“I got down on my knees and I said, ‘This is madness, Lord. Can you help me?’ My wife was there and kneeled down beside me. I prayed for God to help deliver me from this madness,” James said.

But the drug abuse was far from over. Just a month later, James sat in his car doing cocaine when he made a life–changing decision.

“I decided that was it,” he said. “I was done after I had spent all the money I had in my pocket on drugs.”

James said he confided in a friend, who urged him to meet Majors Dennis and Sharon Young at the Ray & Joan Kroc Corps Community Center in Philadelphia. James attended a men’s breakfast the day before Father’s Day and was so impressed by Major Dennis that he wanted to hear the pastor deliver a full sermon. James returned the next day.

“I never left,” James says. “I just kept coming. I never did any more drugs and I just kept coming back to the Kroc Center.”

The power of prayer

Young’s sermon hammered home how much everyone needs Jesus. James thought Young was talking directly to him.

“That just stuck with me that I needed to have Jesus,” he said. “I just started relying on Jesus. I started reading my Word more, and I started praying more, and I just kept showing up. I believe just coming to the Kroc Center every week and not missing any days was huge.”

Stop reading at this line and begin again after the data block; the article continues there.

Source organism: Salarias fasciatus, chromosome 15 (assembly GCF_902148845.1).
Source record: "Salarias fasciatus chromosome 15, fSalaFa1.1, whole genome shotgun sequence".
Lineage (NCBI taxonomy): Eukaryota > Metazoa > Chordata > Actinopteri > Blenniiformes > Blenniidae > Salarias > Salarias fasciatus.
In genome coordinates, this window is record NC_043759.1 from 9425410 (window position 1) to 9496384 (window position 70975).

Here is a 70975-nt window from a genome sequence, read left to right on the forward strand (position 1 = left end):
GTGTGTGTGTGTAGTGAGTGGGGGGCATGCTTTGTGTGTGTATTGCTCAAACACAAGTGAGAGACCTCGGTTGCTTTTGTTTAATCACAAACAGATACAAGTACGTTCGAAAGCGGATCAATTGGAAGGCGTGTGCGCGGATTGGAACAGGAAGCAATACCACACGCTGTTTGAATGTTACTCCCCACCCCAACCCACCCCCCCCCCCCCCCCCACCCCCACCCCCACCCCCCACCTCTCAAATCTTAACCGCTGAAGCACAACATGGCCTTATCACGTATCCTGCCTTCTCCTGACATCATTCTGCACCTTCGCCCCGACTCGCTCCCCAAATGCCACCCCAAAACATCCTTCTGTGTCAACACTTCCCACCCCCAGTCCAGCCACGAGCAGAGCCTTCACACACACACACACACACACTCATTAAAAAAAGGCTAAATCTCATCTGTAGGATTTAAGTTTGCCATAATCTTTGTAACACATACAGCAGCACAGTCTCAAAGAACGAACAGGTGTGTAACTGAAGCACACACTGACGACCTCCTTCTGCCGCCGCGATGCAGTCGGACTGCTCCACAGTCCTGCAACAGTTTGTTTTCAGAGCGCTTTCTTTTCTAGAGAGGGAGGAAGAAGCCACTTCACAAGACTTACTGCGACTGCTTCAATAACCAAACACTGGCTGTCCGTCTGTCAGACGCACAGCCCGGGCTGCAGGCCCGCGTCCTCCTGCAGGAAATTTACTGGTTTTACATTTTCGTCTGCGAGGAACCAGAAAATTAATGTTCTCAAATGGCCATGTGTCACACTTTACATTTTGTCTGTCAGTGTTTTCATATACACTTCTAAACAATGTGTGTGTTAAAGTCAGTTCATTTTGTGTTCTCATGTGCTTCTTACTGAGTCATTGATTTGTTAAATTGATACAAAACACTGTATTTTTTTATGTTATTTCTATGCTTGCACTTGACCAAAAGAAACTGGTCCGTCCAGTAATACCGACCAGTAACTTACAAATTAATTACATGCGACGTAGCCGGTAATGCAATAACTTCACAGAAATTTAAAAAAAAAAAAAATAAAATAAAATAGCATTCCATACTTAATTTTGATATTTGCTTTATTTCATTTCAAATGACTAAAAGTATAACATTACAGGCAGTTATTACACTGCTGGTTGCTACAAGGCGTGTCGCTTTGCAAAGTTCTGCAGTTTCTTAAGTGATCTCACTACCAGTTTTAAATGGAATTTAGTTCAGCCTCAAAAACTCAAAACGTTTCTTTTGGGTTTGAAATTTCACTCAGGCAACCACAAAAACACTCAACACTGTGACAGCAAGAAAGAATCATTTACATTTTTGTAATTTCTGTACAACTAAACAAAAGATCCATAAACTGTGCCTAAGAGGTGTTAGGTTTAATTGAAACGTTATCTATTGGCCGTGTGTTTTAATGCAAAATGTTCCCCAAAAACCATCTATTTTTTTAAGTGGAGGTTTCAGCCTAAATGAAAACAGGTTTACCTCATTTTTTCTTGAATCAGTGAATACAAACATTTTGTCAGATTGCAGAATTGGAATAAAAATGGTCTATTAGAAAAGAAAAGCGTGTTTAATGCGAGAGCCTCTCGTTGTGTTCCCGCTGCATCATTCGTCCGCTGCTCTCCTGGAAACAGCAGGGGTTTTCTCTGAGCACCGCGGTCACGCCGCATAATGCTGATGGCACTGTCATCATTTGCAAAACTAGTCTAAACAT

James asked Kimberly to accompany him. She put him off for a month, but finally started going as well.

Kimberly had stopped drinking in 2013 but was still smoking cigarettes and marijuana in 2015—even while reading her Bible. She felt convicted by the Holy Spirit and knew things had to change.

“I had to get on my knees and ask God to deliver me from all of that,” she said. “I called on God’s power and this is the longest I’ve been without a drink or drugs because I’m dependent on God’s power right now. His power is joyful.